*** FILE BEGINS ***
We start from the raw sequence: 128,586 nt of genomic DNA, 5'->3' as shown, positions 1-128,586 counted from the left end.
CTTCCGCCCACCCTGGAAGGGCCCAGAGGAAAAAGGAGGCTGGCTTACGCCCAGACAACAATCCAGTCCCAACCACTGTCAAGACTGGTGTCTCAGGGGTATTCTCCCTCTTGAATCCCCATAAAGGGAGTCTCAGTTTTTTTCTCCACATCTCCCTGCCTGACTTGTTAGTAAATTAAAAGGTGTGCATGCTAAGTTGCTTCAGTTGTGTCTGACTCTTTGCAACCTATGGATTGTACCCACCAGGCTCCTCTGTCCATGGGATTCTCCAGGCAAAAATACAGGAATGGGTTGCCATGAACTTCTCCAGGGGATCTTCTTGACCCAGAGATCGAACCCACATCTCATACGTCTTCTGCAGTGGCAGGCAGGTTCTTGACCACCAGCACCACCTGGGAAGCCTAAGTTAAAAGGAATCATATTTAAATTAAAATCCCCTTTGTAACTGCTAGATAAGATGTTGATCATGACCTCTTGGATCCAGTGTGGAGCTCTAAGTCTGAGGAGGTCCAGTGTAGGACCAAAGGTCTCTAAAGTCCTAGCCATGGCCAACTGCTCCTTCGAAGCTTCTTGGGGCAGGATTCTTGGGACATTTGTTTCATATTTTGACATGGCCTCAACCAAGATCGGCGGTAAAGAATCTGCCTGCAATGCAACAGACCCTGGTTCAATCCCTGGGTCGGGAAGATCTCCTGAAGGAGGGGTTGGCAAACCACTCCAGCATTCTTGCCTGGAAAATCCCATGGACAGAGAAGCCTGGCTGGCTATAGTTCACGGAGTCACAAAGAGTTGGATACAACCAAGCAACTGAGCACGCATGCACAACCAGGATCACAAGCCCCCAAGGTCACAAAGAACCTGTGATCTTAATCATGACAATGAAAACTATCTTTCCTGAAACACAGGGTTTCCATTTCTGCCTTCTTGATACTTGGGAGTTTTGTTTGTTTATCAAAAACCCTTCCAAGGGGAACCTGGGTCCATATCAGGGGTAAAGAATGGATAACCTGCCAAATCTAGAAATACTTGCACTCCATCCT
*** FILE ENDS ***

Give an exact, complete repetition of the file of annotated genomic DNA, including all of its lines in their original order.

We start from the raw sequence: 128,586 nt of genomic DNA, 5'->3' as shown, positions 1-128,586 counted from the left end.
CTTCCGCCCACCCTGGAAGGGCCCAGAGGAAAAAGGAGGCTGGCTTACGCCCAGACAACAATCCAGTCCCAACCACTGTCAAGACTGGTGTCTCAGGGGTATTCTCCCTCTTGAATCCCCATAAAGGGAGTCTCAGTTTTTTTCTCCACATCTCCCTGCCTGACTTGTTAGTAAATTAAAAGGTGTGCATGCTAAGTTGCTTCAGTTGTGTCTGACTCTTTGCAACCTATGGATTGTACCCACCAGGCTCCTCTGTCCATGGGATTCTCCAGGCAAAAATACAGGAATGGGTTGCCATGAACTTCTCCAGGGGATCTTCTTGACCCAGAGATCGAACCCACATCTCATACGTCTTCTGCAGTGGCAGGCAGGTTCTTGACCACCAGCACCACCTGGGAAGCCTAAGTTAAAAGGAATCATATTTAAATTAAAATCCCCTTTGTAACTGCTAGATAAGATGTTGATCATGACCTCTTGGATCCAGTGTGGAGCTCTAAGTCTGAGGAGGTCCAGTGTAGGACCAAAGGTCTCTAAAGTCCTAGCCATGGCCAACTGCTCCTTCGAAGCTTCTTGGGGCAGGATTCTTGGGACATTTGTTTCATATTTTGACATGGCCTCAACCAAGATCGGCGGTAAAGAATCTGCCTGCAATGCAACAGACCCTGGTTCAATCCCTGGGTCGGGAAGATCTCCTGAAGGAGGGGTTGGCAAACCACTCCAGCATTCTTGCCTGGAAAATCCCATGGACAGAGAAGCCTGGCTGGCTATAGTTCACGGAGTCACAAAGAGTTGGATACAACCAAGCAACTGAGCACGCATGCACAACCAGGATCACAAGCCCCCAAGGTCACAAAGAACCTGTGATCTTAATCATGACAATGAAAACTATCTTTCCTGAAACACAGGGTTTCCATTTCTGCCTTCTTGATACTTGGGAGTTTTGTTTGTTTATCAAAAACCCTTCCAAGGGGAACCTGGGTCCATATCAGGGGTAAAGAATGGATAACCTGCCAAATCTAGAAATACTTGCACTCCATCCT